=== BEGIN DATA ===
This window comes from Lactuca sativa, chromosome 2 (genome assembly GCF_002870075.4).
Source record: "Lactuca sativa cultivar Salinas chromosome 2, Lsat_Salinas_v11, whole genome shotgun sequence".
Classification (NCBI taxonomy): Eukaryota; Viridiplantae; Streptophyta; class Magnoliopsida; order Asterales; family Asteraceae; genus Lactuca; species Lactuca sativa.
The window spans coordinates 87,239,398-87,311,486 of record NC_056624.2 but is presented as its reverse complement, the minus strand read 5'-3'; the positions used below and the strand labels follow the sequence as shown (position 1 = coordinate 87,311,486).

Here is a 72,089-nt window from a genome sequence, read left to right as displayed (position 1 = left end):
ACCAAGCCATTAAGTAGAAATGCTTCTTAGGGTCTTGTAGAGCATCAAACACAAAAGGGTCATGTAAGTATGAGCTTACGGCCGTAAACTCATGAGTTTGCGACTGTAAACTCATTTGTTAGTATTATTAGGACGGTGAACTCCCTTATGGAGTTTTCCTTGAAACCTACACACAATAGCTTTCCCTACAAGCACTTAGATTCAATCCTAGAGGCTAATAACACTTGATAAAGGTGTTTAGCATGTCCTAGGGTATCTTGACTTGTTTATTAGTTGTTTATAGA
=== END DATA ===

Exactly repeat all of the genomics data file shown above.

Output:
This window comes from Lactuca sativa, chromosome 2 (genome assembly GCF_002870075.4).
Source record: "Lactuca sativa cultivar Salinas chromosome 2, Lsat_Salinas_v11, whole genome shotgun sequence".
Classification (NCBI taxonomy): Eukaryota; Viridiplantae; Streptophyta; class Magnoliopsida; order Asterales; family Asteraceae; genus Lactuca; species Lactuca sativa.
The window spans coordinates 87,239,398-87,311,486 of record NC_056624.2 but is presented as its reverse complement, the minus strand read 5'-3'; the positions used below and the strand labels follow the sequence as shown (position 1 = coordinate 87,311,486).

Here is a 72,089-nt window from a genome sequence, read left to right as displayed (position 1 = left end):
ACCAAGCCATTAAGTAGAAATGCTTCTTAGGGTCTTGTAGAGCATCAAACACAAAAGGGTCATGTAAGTATGAGCTTACGGCCGTAAACTCATGAGTTTGCGACTGTAAACTCATTTGTTAGTATTATTAGGACGGTGAACTCCCTTATGGAGTTTTCCTTGAAACCTACACACAATAGCTTTCCCTACAAGCACTTAGATTCAATCCTAGAGGCTAATAACACTTGATAAAGGTGTTTAGCATGTCCTAGGGTATCTTGACTTGTTTATTAGTTGTTTATAGA